Live From IDF: Hands On with the Intel Classmate PC
The Intel Classmate Tablet PC and regular laptop style Classmate PC
So taking a regular laptop or netbook to school is great (I love using my HP Mini netbook everyday — so much easier to take around school), but sometimes you want something a little more durable, or maybe something that gives you the ability to use a touchscreen and “write notes” (or doodle). Intel, not usually known for designing whole computers themselves, actually has designed a small tablet like PC that lets you do just that– full keyboard to take notes, or twist the screen and just write on the touchscreen, and even a bigger more traditional netbook style Classmate if you want all the ruggedness without the touchscreen.
Here at IDF we got to spend a couple of minutes with the Classmate, and overall, were very impressed and found the Classmate to be a very cool idea. Pix and full details after the break.
The more “normal” netbook looking Classmate PC
Ok, so actually right now there are 2 Classmate PC’s — one tablet (8.9 inch screen), and one “normal” style laptop (10 inch screen). Both are designed for students (mainly those in the K-8th grade area– but hey, I wouldn’t mind a cheap, solid touchscreen PC), and since they’re designed for younger ages, they are rugged (meaning don’t worry about this dropping from your desk or hand to the floor and cracking in half), have waterproof keyboards (remember how many times you or a friend spilled something in 2nd grade), and even has a handle for carrying it around — something you don’t see everyday.
Spec’s wise this is pretty much like your normal netbook — 1 GB RAM (upgradeable to 2GB), Windows XP, 1.6 GHZ Intel Atom processor, and either a 30 GB hard drive (for the traditional laptop design) or a 60 GB hard drive (tablet design). You also get some specially designed software– such as theft deterrent software (more on this coming soon from IDF, but basically it allows you to disable your PC so the thief can’t get to your data) and depending on where you buy, a lot of dedicated education apps like a textbook reader (seen below– no more carrying around 50lb books!), a webcam, and, on the tablet — you even get an accelerometer (like in the iPhone, iPod Nano and iPod touch which means that when you flip the iPod on its side, the screen rotates) and a resistive touchscreen (meaning you need to use the included pen like stylus to really make good use of the touchscreen. You can still use your fingers to draw or write — it just doesn’t work as well as the stylus as it isn’t designed like the more finger friendly capacitive touchscreens found on the iPhone and iPod touch).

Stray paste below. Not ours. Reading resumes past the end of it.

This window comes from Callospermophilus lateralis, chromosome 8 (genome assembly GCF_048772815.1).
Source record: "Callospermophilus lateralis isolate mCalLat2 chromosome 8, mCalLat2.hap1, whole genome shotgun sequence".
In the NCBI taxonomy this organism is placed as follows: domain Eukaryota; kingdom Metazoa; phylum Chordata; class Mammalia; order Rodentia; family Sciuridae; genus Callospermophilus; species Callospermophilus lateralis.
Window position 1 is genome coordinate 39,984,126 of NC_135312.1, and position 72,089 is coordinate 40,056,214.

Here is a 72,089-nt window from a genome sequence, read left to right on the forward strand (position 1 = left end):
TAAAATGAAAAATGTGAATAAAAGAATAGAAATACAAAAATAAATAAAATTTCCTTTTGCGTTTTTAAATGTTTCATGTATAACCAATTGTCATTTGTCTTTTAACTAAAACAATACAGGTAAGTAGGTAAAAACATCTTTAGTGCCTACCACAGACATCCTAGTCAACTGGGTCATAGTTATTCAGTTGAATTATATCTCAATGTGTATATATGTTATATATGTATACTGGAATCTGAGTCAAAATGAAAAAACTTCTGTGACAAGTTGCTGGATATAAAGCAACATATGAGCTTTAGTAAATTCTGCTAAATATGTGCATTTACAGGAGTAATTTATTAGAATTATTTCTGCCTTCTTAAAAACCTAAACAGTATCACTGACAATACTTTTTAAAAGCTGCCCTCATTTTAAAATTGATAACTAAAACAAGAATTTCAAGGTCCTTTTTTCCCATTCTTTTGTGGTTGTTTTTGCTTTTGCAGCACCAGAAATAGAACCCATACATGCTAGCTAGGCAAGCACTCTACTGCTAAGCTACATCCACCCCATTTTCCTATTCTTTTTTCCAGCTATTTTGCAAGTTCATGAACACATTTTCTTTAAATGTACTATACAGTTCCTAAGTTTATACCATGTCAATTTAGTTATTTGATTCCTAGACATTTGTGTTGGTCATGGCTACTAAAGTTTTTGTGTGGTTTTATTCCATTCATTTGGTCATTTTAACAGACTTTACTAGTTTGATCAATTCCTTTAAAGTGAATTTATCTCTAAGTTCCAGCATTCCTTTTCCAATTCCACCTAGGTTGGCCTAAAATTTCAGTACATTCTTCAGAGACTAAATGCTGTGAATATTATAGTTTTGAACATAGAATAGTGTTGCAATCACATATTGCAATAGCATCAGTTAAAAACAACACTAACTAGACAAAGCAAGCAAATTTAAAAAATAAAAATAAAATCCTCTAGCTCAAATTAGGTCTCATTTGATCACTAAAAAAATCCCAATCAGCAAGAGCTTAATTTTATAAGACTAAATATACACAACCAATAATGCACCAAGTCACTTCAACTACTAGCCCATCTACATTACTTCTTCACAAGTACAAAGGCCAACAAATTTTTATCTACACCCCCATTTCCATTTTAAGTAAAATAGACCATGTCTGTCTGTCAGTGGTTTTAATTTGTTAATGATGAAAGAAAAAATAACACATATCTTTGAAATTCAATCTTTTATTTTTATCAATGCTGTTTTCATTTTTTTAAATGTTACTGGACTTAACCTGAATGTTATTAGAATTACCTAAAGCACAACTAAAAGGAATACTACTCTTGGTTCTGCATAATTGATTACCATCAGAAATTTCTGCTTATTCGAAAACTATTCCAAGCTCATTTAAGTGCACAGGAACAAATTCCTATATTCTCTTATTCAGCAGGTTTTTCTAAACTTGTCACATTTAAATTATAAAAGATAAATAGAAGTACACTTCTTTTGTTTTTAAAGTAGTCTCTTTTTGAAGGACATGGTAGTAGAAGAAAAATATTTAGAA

Reading a textbook on the Classmate Tablet PC
We really liked using the Classmate in the brief moments that we had them, and even though we found them to be a little bit heavy, the keyboard on the tablet a little small (though it is designed for hands much smaller than mine), and not as stylish as say a MacBook, they definitely seemed to be something we wouldn’t mind using in school everyday.
Here’s the bad part though — Intel doesn’t actually sell them to individual customers. Instead they’re designed more for schools to buy and distribute. You can buy them online though if you can find them (try checking out the link here for the tablet. ), and when you do want to buy, say, only 1 for you instead of, say 20 for a whole class — it is pretty expensive at $499.99 to start. There is said to be a new 10 inch tablet Classmate coming sometime early next year, so maybe things will change a little bit by then.
Oh, and if you really are into this design like I am, and are looking for a new netbook, try looking for the ASUS Eee T91 which we wrote about back in January — it’s also $499, but offers a bigger hard drive than the Classmate PC tablet (the standard netbook hard drive: 160 GB), has the ability to add in Bluetooth and TV (pretty sweet), and is designed for an individual to purchase.
You can learn more about the Intel Classmate PC at Intel’s site here.